The Trans-Pacific Strategic Economic Partnership (TPP) began with four small nations in 2005. It was a sort of mini-free trade agreement.
But in July 2008, the Doha round of the World Trade Organisation stalled after a few days' talks in Geneva. This round had been going for almost seven years, without agreement. The blocking issue was how smaller nations could protect their agricultural base against massive foreign imports and aggressive price-undercutting by competitors. They wanted a "Special Safeguard Mechanism" (SSM)that would allow them to impose import tariffs.
The United States had already started talking to the TPP back in February 2008, ostensibly on the issue of financial services; now (September 2008) she declared her intention to apply for TPP membership. This was like an elephant joining four kids in their inflatable backyard pool:
And if all applicants are accepted, then together they will have almost sealed-off the Eastern Pacific to non-members:
As America turns her face towards the East in the 21st century, this may become significant. Brooking Institution fellow Joshua Meltzer told a Congressional Committee in May, "The TPP has the potential to be the building block for a wider Free Trade Agreement of the Asia-Pacific Region (FTAAP)".
There are powerful players at work, and much smoke being created. Worldwide, but particularly in Africa, there is a rush to grab agricultural land. Protestors are arguing against the dispossession of small farmers; the World Bank counters the interests of producers, expressing its concern instead for poor urban consumers in this 2010 report:
"... we note that many of the main arguments in favor of the SSM focus on the well-being of vulnerable agricultural producers. Yet many rural residents in poor countries are net purchasers of food, and in many countries, urban poverty is growing ever more significant. In this context, the potential for policies based on the SSM rules to lessen poverty vulnerability seems very questionable. Future work should take into account the poverty dimension of the Special Safeguard Mechanism."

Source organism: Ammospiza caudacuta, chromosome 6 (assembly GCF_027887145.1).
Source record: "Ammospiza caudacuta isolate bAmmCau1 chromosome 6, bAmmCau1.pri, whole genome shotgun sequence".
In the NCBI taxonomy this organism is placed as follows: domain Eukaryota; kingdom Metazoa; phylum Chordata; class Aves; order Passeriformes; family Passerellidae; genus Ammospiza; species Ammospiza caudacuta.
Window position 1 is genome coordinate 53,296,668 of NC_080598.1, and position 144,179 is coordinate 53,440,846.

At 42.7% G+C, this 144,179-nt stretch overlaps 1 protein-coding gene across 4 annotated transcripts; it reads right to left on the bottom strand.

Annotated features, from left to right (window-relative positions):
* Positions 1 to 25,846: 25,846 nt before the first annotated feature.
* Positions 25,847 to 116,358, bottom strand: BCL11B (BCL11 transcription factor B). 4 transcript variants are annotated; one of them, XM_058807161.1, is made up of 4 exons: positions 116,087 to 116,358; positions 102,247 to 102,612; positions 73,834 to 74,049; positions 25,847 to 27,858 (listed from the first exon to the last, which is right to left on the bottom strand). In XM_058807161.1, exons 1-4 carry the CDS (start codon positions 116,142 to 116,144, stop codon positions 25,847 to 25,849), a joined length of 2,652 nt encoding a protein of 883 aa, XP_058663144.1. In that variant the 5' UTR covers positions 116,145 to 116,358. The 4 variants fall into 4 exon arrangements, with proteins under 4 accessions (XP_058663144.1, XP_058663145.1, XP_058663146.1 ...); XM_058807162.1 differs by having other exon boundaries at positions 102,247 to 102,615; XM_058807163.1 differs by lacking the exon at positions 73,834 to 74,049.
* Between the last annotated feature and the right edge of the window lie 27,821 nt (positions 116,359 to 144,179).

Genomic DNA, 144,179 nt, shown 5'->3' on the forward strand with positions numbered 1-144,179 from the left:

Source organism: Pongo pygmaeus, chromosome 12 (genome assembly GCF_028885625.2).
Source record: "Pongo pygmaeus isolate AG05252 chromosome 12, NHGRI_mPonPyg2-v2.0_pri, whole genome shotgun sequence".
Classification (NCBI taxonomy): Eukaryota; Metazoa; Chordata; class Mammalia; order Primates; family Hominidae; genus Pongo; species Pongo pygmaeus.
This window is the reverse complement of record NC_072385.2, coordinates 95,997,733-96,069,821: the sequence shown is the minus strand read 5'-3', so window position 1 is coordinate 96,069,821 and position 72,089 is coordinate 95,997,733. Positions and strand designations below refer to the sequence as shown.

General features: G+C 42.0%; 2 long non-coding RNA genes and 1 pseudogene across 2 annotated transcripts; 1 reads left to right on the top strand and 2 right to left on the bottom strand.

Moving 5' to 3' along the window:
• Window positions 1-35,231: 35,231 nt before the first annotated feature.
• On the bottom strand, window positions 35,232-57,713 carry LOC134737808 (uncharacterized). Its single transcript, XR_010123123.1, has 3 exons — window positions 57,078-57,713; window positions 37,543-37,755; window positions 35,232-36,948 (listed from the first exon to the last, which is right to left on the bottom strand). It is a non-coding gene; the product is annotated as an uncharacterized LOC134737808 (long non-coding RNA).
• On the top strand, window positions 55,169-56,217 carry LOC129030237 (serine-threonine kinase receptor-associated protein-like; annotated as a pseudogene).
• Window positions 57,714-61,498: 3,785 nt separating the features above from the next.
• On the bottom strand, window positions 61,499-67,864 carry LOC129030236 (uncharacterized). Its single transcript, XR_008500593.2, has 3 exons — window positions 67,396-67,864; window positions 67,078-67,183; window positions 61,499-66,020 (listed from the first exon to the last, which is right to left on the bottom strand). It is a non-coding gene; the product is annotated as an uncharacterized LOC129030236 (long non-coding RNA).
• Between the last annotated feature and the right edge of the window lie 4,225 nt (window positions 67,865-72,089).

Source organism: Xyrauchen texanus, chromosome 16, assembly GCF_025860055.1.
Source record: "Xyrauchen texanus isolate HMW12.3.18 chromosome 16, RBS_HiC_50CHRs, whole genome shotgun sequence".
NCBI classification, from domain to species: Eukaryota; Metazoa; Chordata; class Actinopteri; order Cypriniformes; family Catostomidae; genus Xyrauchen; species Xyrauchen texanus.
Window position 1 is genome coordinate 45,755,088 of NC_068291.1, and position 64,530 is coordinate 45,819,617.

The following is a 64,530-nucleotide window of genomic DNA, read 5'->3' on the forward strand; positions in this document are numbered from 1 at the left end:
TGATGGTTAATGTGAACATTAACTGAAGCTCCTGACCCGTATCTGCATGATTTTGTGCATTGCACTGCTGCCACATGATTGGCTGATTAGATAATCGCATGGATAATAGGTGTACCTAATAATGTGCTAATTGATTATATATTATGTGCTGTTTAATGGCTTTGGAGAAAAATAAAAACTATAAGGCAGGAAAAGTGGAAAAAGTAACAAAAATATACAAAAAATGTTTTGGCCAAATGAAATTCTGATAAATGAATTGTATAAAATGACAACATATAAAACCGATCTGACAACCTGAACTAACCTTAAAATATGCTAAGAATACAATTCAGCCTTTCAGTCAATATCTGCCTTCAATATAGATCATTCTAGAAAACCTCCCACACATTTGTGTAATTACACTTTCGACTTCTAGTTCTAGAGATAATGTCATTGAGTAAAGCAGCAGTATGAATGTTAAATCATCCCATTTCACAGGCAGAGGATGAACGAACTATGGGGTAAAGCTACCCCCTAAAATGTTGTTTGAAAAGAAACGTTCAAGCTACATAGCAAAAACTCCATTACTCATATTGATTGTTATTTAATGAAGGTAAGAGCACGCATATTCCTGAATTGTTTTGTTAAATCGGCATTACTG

The food prices about which the World Bank is so concerned might be considerably lower if we did not have the harebrained scheme to use corn as a fuel substitute, and if we could keep speculators out of this market - one that could kill millions if trading gets out of hand. Professor Yaneer Bar-Yam recently did a study in Mexico concluding that those two factors have tripled the price of corn.
It is possible to see the TPP as a backdoor way in for Big Farmer and Big Pharma. The potential profits - and the power implicit in gaining control over food supplies- are irresistible. One does not have to be a conspiracy theorist to suspect that dirty deals are being done in the shadows.
A longer-term concern is what may ultimately happen when the world converts to mechanized and chemicalized methods of food production. There is a tradeoff between efficiency and sustainability. Initially, modern farming techniques (applied for example to the Guinea Savannah Belt that the UN's FAO is now eyeing) could create a period of abundance that may in turn encourage further population expansion. We shall then be dependent on this approach. What happens when this system is hit by fuel price hikes and supply hiccups, and soil quality deteriorates across the globe because of the vastly expanded (and profitable) use of pesticides, herbicides and fungicides in conjunction with crops genetically engineered to tolerate them? Is humanity set for a great leap and then - after some decades, or a century or two - a monstrous crash?